A PRIVATE firm hired to perform routine eye surgery at Musgrove Park Hospital had its contract terminated after dozens of patients suffered mystery complications.

Half the 62 patients who had cataracts removed earlier this month experienced blurred vision and swollen corneas - normally one in 400 have such side effects, according to Musgrove.

Patients have been recalled and given treatment to ease the problem, but some may need further surgery in the future.

Health chiefs, who are braced for possible compensation claims, are unsure what caused the reaction to the procedure to remove cataracts and replace them with lenses and an investigation is underway.

Musgrove’s medical director Dr Colin Close said private firm Vanguard Healthcare was taken on by the hospital on May 2 to reduce a backlog of cataract patients which had been caused by an influx of emergency patients in the winter of 2012/13 and difficulty replacing medical ophthalmology staff who had left.

He stressed the lengthy waiting list was not due do NHS cutbacks, while Musgrove is currently advertising for an ophthalmology consultant.

Vanguard’s £320,000 contract for 400 operations was terminated after four days when more than 30 of the 62 patients treated complained, more than ten of them with “significant” issues.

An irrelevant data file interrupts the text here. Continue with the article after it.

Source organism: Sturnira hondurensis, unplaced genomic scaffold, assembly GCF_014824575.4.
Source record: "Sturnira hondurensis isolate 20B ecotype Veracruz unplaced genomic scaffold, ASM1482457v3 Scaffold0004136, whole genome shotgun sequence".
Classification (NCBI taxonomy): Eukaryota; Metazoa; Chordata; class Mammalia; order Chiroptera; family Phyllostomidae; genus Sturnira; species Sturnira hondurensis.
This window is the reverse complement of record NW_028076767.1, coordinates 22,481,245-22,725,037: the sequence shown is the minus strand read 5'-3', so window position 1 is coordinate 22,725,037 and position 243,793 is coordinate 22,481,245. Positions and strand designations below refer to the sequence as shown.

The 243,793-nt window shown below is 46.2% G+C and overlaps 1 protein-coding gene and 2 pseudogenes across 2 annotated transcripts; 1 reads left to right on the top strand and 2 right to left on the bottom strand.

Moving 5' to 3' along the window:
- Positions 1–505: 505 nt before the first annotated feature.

“We still don't know exactly what the cause is – we're trying to identify that at the moment. There could be a range of causes,” said Dr Close.

“You would normally expect one in 400 patients to experience these complications – here we had a trickle of patients coming through complaining of blurred vision, which wasn’t expected.

“There’s a possibility a small number might need surgery in the future. Where these patients are identified, we will follow them up long-term to provide care and treatment as required.”

He added: “Any financial responsibility would rest with us. If any patients wish to pursue compensation, we would work with them.”

The Vanguard mobile unit used for the operations has been quarantined while an investigation seeks to discover whether the fault was down to human error or mechanical or chemical reasons.

Phil Hicks, a spokesman for Vanguard, said they were asked by the trust to help them solve a problem clearing a backlog of cataract patients.

He added: "We are cooperating fully with them to assist with investigating the likely cause(s) of the higher rate of known complications than expected.

"We have with the hospital conveyed to the patients our concern and sympathy for the discomfort or distress they have experienced.  

"These procedures were carried out in Vanguard’s operating theatre, using highly qualified surgeons with many years’ experience of working in the NHS and who were vetted by the trust. Vanguards core business is the provision of clinically equivalent operating theatre facilities, and no other services of the kind deployed in this case are currently in operation."

A spokesman for Somerset Sight said: “Experiencing sight loss can be stressful and worrying.

“It is extremely concerning to us that people are being put through the added stress of surgical complications at an already difficult time.

“Cataracts are one of few eye conditions that can be treated and it is our concern that people will lose confidence in what is supposed to be a safe and effective procedure.”